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Howell superintendent tells school board to be aware of consolidation talk

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HOWELL – Joseph Isola, the superintendent of schools in the Howell K-8 School District, has instructed Board of Education members to keep abreast of legislation regarding school district consolidation.

Speaking at the board’s Jan. 23 meeting, Isola said he would like the board’s Legislative Advocacy Committee to consider the issue. The committee consists of board members Laurence Gurman, MaryRose Malley and Albert Miller.

The concept of forcing certain New Jersey school districts to regionalize has been floated by some legislators in Trenton in recent years.

“It has been out of Sen. (Stephen M.) Sweeney’s office in terms of consolidation of school districts, regionalization, if I may use that term. Gov. (Jon) Corzine spoke about it some years ago for those who follow this. This (issue) has reared its head again and there are a lot of conflicting conversations out there about this topic,” Isola said.

“There is conversation that all school districts that are not K-12 school districts would disappear. There is conversation that if a district has fewer than 3,000 students, which is not Howell, you would disappear. (There is discussion that) small communities such as Farmingdale, our fine neighbors, are too small and should be consumed by Howell. There are a lot of different conversations out there regarding this,” the superintendent said.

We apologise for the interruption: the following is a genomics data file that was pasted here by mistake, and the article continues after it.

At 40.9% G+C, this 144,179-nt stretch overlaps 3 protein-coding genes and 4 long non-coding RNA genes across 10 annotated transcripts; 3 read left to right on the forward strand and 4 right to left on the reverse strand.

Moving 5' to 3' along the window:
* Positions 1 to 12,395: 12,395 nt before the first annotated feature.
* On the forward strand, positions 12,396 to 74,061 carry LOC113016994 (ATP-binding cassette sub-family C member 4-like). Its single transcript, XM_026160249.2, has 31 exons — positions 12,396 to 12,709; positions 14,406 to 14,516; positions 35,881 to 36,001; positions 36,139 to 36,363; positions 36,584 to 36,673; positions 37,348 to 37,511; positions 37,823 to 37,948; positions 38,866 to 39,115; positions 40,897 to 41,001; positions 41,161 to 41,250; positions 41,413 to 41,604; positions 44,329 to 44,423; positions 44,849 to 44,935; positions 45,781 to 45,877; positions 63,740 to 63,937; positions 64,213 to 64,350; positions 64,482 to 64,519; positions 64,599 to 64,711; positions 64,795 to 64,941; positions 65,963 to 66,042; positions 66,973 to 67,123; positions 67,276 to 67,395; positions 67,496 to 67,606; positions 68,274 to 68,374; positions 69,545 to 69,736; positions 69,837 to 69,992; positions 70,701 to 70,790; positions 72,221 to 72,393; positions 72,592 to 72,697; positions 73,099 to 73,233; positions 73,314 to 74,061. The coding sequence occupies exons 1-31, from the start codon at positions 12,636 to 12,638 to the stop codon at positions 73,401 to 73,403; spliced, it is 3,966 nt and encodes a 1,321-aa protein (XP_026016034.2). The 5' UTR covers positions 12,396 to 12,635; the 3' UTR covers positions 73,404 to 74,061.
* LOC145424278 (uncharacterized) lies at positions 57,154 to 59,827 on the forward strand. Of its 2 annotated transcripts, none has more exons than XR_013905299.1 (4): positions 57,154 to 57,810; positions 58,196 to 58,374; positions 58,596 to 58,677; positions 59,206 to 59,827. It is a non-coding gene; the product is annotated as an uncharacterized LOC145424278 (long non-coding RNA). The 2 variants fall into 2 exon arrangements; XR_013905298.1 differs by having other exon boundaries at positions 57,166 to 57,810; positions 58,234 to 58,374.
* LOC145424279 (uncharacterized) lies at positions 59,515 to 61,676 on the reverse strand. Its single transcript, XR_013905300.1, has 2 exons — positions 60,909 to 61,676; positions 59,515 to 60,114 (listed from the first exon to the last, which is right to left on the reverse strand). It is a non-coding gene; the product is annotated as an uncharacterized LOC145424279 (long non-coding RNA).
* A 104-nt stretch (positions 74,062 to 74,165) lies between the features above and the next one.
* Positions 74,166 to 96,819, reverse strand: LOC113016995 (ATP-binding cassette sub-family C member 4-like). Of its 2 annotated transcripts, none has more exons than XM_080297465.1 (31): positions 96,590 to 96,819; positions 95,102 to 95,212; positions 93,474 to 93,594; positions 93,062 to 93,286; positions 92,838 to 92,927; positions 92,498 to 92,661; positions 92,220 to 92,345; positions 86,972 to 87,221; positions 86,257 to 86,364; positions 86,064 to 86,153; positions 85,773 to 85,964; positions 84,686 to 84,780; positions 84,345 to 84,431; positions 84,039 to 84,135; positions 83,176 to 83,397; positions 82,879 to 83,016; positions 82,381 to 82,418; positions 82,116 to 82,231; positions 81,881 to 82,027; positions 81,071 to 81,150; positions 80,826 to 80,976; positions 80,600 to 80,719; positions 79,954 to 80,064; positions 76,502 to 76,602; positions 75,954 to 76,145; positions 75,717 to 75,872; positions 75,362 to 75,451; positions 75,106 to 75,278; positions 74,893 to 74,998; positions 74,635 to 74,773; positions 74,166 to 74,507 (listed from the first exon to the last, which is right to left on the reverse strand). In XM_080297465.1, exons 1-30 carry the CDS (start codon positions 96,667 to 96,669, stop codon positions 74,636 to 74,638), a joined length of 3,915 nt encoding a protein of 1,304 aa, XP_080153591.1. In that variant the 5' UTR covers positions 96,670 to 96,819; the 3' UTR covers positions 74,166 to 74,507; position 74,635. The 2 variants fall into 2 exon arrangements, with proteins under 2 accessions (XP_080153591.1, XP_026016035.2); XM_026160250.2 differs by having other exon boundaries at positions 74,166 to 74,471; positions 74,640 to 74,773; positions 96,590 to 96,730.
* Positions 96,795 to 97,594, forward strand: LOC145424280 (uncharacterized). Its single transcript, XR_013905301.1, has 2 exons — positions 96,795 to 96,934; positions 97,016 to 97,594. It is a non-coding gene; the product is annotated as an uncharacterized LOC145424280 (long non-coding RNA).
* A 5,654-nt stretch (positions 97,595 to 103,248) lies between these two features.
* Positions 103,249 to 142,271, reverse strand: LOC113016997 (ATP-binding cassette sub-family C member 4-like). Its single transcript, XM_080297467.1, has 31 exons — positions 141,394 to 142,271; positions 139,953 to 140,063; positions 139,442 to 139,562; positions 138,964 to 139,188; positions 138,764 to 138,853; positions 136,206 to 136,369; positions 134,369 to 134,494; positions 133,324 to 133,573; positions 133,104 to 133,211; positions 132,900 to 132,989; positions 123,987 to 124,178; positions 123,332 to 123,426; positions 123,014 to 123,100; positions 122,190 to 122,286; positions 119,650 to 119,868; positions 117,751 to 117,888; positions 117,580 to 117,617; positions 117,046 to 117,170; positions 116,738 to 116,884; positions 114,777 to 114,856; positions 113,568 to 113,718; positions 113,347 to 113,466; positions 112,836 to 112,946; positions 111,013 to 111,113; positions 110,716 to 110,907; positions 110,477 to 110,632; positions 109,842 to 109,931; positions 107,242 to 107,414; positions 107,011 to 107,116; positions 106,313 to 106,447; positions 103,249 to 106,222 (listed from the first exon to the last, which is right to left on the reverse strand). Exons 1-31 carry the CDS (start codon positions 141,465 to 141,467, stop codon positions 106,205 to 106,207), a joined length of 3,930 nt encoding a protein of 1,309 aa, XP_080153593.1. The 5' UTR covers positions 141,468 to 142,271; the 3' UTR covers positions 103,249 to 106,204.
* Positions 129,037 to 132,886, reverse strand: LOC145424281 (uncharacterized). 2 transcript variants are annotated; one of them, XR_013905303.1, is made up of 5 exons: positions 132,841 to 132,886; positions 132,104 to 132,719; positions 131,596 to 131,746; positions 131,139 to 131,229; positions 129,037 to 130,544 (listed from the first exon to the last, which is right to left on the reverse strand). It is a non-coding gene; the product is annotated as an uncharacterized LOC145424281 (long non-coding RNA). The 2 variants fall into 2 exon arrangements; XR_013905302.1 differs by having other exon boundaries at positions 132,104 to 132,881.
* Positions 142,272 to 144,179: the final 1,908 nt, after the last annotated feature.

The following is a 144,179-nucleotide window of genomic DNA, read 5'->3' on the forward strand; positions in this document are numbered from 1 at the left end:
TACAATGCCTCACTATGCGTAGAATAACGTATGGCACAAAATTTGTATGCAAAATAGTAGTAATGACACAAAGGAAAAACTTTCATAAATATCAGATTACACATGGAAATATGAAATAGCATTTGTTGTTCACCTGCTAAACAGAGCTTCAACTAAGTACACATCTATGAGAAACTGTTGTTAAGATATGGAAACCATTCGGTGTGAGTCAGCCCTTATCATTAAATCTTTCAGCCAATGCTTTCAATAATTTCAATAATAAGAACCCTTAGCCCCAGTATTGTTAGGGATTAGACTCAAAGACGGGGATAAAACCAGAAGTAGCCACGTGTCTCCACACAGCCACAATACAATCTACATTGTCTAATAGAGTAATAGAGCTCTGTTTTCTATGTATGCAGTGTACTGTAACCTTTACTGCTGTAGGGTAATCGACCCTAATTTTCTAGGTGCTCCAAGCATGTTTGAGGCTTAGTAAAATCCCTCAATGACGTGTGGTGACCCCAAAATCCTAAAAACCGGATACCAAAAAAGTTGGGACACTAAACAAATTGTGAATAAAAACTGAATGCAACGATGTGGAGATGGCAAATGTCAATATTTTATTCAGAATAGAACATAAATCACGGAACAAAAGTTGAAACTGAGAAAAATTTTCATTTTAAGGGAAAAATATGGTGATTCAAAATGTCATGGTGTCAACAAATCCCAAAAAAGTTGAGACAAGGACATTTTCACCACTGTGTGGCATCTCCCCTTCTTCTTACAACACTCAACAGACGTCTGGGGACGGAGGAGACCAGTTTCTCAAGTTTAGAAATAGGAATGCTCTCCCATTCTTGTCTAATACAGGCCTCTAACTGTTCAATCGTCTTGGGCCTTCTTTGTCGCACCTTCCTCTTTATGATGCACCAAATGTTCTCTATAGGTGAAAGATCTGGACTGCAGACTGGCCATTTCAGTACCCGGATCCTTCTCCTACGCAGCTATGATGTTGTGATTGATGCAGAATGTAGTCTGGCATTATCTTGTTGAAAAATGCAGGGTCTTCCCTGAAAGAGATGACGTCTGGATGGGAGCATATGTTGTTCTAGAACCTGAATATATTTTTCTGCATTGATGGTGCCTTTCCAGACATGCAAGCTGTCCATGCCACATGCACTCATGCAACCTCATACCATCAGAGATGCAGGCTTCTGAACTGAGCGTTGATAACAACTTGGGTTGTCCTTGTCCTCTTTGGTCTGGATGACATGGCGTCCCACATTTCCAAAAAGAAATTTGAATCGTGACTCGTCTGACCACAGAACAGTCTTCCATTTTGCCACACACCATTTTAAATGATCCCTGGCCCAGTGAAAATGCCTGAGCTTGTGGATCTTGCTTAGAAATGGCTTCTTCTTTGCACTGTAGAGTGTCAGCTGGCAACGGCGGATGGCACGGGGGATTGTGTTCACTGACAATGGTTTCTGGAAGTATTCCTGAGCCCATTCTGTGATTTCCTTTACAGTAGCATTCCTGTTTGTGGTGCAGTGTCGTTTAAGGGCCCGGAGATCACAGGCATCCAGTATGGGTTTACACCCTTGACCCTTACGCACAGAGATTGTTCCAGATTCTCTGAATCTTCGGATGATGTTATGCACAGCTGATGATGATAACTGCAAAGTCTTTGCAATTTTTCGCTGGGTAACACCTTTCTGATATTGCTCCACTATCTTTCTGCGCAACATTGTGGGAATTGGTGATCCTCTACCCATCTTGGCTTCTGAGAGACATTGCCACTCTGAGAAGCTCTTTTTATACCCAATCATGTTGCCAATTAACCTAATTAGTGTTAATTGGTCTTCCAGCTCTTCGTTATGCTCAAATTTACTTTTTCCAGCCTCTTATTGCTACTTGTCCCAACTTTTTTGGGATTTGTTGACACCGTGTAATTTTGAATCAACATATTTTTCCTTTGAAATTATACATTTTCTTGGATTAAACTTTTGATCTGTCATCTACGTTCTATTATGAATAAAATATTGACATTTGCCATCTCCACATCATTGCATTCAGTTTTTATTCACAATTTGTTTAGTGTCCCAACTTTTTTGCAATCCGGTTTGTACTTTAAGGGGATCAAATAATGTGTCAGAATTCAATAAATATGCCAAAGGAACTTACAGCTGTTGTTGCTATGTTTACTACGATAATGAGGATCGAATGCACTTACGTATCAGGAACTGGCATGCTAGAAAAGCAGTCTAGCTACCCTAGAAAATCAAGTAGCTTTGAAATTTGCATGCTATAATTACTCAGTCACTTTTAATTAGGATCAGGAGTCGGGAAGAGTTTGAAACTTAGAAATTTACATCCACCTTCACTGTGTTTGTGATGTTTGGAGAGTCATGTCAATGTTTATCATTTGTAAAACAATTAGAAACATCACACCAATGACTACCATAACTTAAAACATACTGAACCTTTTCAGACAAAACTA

He asked board members to remain active in the conversation and to be aware of any legislation that may be proposed regarding this matter.

“We do not anticipate anything happening in the immediate election year (2019) because that would be too controversial in terms of the re-election for politicians, but we do think this is something that is on the radar of certainly a handful of elected officials. We want to make sure we have our voice in that (discussion) and we are aware and following that,” Isola said.

The superintendent asked the board’s president, Mark Bonjavanni, and Gurman to add the consolidation and regionalization issue to the Legislative Advocacy Committee’s watch list for the best interests of the school district.

“We have learned throughout the years it is the squeaky wheel that often gets the oil. We must be advocates for our situation. I believe the Howell community loves its schools and enjoys the local control it has here,” Isola said.

The superintendent said he does not believe administrators in the Freehold Regional High School District, which enrolls more than 11,000 students from eight municipalities in grades nine through 12 in six schools, would support consolidation.

“Unfortunately, there is collateral damage when there is legislation that is passed with the best intentions,” Isola said, adding he does not want the Howell K-8 School District to be collateral damage.


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